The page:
In June, Boston Mayor Marty Walsh signed an ordinance regulating short-term rentals. Now, the Massachusetts state legislature appears to be following his lead.
Last week, House and Senate negotiators agreed to legislation that would allow cities to tax short-term units at a rate of up to 17.5 percent, WBUR reports. Taking a cue from New Orleans, Seattle and Nashville — where similar policies have been debated — legislators also allowed cities to tie their local taxes to affordable housing development, effectively blessing the creation of informal linkage fees.
Massachusetts would become the first U.S. state to maintain a central registry of units under the bill, to be overseen by the Executive Office of Housing and Economic Development. The legislation extends the state’s current 5.7 percent hotel tax to most short-term rentals while giving municipalities the option of tacking on an additional 6 to 9 percent, depending on how many units the owner is renting out, according to CBS Boston.
“We felt strongly that having some funding go toward more affordable housing was a critical piece and were happy to have it in the bill,” Representative Aaron Michlewitz said, according to WBUR.
Airbnb criticized the initial bill as “onerous and overly burdensome,” WBUR reports. In a statement, Airbnb spokesperson Crystal Davis said last week: ”While we appreciate the Massachusetts Senate and House for their progress on home sharing policy and taxation, a public registry of our hosts sets a precedent that negatively impacts families who home share, and the state’s reputation as a business leader.”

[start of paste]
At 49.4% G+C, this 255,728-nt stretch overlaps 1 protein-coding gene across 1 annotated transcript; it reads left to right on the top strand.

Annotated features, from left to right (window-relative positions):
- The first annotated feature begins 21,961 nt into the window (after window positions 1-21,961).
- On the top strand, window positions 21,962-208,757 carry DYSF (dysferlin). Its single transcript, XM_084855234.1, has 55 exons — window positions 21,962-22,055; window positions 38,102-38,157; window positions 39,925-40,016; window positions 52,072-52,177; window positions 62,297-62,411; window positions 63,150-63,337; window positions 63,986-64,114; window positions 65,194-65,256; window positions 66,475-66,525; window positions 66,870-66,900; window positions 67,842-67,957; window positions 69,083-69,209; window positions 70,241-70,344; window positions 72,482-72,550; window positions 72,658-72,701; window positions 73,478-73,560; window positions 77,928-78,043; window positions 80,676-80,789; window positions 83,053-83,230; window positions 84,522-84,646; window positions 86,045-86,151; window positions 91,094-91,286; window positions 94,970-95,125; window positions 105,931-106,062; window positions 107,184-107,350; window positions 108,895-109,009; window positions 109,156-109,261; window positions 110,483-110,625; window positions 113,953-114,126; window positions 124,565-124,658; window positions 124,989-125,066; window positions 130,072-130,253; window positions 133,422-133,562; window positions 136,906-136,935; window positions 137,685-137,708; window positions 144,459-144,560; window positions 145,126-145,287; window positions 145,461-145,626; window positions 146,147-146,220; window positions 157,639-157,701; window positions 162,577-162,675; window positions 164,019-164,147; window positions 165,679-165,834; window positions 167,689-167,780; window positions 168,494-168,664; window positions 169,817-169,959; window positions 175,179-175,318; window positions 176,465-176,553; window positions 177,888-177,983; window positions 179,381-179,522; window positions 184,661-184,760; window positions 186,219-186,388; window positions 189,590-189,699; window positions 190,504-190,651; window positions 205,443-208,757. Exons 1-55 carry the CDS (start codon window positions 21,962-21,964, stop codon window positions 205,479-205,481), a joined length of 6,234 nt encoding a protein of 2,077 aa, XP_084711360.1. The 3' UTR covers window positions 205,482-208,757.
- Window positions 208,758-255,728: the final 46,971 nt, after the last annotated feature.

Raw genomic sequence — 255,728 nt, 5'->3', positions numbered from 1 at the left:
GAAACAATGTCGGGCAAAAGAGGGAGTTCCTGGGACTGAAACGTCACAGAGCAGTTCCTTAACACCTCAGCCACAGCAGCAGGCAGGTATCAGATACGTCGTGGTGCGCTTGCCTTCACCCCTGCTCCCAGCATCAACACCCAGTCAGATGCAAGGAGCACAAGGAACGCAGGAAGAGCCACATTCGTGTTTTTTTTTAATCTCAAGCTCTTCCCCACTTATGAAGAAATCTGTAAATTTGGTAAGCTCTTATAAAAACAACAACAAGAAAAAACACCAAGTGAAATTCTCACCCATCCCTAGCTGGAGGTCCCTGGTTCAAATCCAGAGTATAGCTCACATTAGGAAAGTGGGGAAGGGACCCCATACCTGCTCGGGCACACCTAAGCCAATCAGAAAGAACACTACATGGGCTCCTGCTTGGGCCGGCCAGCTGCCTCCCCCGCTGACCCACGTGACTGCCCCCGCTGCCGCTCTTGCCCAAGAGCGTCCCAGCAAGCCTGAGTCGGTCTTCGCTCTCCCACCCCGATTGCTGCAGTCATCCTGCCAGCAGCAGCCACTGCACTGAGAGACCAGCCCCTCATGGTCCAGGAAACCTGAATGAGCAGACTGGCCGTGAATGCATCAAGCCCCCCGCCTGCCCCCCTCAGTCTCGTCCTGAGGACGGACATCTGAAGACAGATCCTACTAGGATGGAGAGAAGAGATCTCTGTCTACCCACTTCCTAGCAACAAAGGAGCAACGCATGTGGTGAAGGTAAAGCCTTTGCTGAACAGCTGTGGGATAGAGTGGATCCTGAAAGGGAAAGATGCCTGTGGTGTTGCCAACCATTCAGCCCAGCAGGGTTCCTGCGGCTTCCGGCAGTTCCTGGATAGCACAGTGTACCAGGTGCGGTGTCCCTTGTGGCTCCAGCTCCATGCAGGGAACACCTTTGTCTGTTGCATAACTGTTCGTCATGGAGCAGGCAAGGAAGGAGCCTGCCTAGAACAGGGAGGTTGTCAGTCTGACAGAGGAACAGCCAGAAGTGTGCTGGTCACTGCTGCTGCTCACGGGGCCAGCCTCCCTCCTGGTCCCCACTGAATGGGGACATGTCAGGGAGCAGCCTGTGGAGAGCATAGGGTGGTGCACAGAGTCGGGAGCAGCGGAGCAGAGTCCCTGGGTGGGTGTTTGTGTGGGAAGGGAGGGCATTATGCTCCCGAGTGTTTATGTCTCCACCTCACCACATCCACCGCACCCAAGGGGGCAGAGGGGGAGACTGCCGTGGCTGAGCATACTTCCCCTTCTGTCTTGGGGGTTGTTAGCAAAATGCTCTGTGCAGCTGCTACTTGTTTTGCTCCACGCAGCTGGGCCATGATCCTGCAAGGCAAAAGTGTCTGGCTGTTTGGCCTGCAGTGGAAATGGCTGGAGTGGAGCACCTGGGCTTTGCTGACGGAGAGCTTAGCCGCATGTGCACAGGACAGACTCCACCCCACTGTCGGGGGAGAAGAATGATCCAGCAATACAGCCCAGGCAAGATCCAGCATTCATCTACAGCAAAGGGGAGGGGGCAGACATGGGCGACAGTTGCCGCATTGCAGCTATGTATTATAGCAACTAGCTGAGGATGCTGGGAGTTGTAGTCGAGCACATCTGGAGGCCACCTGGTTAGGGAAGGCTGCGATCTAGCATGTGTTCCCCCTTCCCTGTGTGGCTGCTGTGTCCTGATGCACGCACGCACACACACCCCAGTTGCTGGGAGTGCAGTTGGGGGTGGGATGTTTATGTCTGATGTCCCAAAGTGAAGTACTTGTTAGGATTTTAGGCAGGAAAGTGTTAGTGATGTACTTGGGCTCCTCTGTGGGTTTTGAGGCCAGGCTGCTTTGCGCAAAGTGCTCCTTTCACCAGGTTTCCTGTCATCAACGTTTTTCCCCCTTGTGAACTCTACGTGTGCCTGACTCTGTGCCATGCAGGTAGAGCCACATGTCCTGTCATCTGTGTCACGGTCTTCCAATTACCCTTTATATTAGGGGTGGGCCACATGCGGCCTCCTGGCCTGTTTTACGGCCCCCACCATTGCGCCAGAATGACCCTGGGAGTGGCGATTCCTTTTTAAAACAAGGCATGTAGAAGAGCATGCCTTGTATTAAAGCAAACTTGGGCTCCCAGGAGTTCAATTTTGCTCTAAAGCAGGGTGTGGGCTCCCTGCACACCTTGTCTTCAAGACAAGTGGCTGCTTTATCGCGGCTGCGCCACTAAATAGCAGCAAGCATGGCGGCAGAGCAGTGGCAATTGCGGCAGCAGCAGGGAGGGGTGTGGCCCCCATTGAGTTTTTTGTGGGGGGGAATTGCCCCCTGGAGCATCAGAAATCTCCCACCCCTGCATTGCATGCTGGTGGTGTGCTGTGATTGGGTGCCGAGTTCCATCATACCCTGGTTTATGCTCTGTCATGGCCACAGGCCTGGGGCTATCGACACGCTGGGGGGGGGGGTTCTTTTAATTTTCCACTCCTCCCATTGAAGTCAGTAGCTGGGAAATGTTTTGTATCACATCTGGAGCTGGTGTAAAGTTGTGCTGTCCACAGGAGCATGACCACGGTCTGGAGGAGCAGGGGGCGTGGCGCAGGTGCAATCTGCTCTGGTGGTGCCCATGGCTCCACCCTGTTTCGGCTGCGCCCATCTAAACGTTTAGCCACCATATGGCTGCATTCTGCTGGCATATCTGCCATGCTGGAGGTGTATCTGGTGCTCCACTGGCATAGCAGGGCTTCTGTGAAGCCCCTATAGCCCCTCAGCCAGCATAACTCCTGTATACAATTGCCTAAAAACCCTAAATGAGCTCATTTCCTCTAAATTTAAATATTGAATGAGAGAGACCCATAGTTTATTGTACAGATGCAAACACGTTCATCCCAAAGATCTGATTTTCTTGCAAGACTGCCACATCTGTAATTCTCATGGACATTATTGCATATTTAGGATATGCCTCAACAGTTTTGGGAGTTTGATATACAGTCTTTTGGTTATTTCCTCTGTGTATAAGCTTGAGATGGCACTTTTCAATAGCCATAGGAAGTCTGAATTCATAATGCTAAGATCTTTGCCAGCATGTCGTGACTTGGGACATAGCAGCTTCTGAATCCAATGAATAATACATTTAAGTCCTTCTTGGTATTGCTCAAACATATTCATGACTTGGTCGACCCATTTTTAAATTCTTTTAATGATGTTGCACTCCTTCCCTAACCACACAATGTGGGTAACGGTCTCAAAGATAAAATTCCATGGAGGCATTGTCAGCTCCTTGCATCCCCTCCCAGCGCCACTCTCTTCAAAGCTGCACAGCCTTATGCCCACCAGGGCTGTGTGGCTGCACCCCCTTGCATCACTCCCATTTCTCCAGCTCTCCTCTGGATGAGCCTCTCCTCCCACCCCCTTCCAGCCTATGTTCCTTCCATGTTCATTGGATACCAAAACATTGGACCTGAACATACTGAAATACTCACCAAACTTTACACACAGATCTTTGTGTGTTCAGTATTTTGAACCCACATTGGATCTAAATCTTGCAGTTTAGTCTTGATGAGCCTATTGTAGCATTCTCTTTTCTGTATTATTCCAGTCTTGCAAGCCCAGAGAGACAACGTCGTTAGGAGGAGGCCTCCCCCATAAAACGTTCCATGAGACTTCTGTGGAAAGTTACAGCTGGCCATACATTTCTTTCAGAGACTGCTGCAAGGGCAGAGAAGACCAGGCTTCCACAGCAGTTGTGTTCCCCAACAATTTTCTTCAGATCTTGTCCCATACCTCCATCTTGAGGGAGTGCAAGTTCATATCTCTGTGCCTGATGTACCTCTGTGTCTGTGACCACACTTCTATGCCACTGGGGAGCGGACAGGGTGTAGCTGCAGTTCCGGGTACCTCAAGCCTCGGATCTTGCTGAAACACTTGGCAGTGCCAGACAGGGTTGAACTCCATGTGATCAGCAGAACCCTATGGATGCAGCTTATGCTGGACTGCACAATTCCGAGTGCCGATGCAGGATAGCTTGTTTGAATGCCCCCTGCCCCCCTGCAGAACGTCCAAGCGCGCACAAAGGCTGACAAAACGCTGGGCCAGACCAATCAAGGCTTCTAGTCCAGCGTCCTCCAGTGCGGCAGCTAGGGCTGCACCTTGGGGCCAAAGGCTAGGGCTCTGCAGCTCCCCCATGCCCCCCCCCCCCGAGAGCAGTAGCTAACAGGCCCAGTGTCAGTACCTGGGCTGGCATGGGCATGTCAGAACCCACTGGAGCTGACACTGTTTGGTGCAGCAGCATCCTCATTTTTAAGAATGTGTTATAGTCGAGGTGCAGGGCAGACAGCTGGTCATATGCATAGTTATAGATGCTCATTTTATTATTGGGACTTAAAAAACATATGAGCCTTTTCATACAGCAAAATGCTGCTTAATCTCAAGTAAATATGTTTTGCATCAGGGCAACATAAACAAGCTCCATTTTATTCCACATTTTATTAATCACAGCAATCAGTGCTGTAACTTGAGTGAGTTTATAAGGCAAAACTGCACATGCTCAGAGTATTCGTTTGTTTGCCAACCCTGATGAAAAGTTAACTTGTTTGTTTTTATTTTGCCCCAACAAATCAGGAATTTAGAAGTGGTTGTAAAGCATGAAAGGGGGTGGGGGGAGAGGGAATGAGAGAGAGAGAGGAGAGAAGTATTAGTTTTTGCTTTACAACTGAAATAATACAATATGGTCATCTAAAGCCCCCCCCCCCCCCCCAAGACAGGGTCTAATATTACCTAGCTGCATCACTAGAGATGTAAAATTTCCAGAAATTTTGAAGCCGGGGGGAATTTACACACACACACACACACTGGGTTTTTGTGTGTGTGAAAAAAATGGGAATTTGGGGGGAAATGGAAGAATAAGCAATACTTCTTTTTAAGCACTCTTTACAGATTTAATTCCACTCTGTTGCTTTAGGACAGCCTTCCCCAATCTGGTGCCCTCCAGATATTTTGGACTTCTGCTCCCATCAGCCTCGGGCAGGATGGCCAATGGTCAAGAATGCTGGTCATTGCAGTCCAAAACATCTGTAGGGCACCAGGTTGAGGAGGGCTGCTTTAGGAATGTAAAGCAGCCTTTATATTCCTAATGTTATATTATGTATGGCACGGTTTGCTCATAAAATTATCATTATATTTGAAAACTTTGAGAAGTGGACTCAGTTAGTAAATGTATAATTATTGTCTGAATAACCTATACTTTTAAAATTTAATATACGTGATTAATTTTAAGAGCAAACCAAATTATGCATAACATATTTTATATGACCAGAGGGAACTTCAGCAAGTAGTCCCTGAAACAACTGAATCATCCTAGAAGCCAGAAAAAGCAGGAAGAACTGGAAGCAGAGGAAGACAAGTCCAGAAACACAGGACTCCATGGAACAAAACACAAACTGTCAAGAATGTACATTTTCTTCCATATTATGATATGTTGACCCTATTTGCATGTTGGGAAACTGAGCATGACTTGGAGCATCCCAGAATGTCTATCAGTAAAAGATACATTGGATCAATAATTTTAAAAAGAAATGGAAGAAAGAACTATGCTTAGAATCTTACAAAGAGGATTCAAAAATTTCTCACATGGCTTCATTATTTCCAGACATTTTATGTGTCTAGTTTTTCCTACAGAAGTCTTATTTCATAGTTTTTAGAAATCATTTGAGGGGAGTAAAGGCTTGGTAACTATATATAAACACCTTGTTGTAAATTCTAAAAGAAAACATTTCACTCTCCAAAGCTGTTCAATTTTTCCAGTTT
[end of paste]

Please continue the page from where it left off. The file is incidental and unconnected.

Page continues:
Boston Mayor Marty Walsh commended the legislature, however.
I applaud @SpeakerDeLeo, @KarenSpilka, @RepMichlewitz, & @SenRodrigues for their leadership in crafting a framework for short-term rentals. Their statewide approach & tax structure complements the @CityOfBoston law. Together, we will protect long-term housing in our neighborhoods— Mayor Marty Walsh (@marty_walsh) July 30, 2018
In June, Walsh signed an ordinance banning the listing of “investor units” rented out by people who don’t live on or near a property, as Next City reported. All owners wanting to list properties on sites like Airbnb would need to register with the city and pay permit fees ranging from $25 to $200 under the ordinance.
Linking short-term rental taxes to affordable housing — which the state bill allows — was debated in Nashville earlier this year. While some short-term rental critics wanted to phase out the practice entirely, one council member proposed adding a fee on the units. That tax would benefit a local consortium of nonprofits and religious entities that build below-market-rate housing.
Last November, Seattle also passed legislation to tax short-term operators. The funds were intended for both affordable housing and the city’s Equitable Development Initiative, which combats displacement.
The new taxes proposed in the Massachusetts bill would take effect in January 2019 for all units booked after the first of the year.
Rachel Dovey is an award-winning freelance writer and former USC Annenberg fellow living at the northern tip of California’s Bay Area. She writes about infrastructure, water and climate change and has been published by Bust, Wired, Paste, SF Weekly, the East Bay Express and the North Bay Bohemian